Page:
Iriqui National Park

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Iriqui National Park
IUCN category II (national park)
L’Oasis sacrée d’oum Lâalag (signpost).JPG
L’Oasis sacrée d’oum Lâalag in the Iriqui National Park
Map showing the location of Iriqui National Park
Map showing the location of Iriqui National Park
Nearest cityFoum Zguid
Coordinates29°50′29.936322″N 6°31′2.110519″W / 29.84164897833°N 6.51725292194°W / 29.84164897833; -6.51725292194Coordinates: 29°50′29.936322″N 6°31′2.110519″W / 29.84164897833°N 6.51725292194°W / 29.84164897833; -6.51725292194
Area123,000 hectares
Governing bodyKingdom of Morocco: High Commission for Water, Forests and Desertification Control

Iriqui National Park was set up in 1994 as a national park in Morocco with 123,000 hectares.


Iriqui National Park occupies the space between the Draa River and the South foothills of the Anti-Atlas, in the provinces of Zagora and Tata.

Flora and fauna[edit]

The park is characterized by typical desert landscape of southern Morocco. The vegetation is represented by a wooded steppe and savanna with acacias. Some of its dunes are covered by tamarix.[1]

During wet periods, Lake Iriqui becomes a temporary wetland and a port of call and wintering site for many migratory water birds, including flamingos, coots and geese, which gives the park an important ecological character. The rehabilitation of the wetland was one of the main objectives, when the park was created.[1]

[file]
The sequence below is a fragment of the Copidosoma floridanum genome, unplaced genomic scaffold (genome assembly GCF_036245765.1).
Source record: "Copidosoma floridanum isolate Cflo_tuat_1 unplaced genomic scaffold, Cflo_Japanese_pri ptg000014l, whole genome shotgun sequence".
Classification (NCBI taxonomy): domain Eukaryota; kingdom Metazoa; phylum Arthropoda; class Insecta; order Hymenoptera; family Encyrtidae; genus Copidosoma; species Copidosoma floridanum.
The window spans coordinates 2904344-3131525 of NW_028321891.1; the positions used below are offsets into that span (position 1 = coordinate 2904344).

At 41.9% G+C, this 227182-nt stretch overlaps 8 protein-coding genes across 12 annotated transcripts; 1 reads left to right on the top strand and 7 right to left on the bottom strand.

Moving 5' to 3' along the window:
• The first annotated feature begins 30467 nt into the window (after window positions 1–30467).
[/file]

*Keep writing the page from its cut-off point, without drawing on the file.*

In the park there are houbara bustards, North African ostriches, barbary sheep, dorcas gazelles, oryxes and striped hyenas.[2] There is also a large number of reptiles such as lizard, wyches, monitor lizards, chameleons, geckos and different varieties of snakes.[1]

Human population[edit]

Apart from a few families settled inside the park, the entire human population of the area are nomadic. The latter, mostly from M'hamid El Ghouzlane practice transhumance along the circuit Figuig - Tan-Tan. The Iriqui area is the main place for grazing because of its good grazing potential.[1]


The rich landscape and cultural heritage of the region gives the park an important ecotourism potential that will be a lever for local economic development. Its establishment is part of a strategy to boost tourism in southern Morocco, which might become ultimately an important lever for the promotion and development of the Saharan areas.[1]


  1. ^ a b c d e Parc National d’lriqui
  2. ^ Sylvie Jourjon: L’Oasis Sacrée d’Oum Lâalag. 5 December 2012 (French).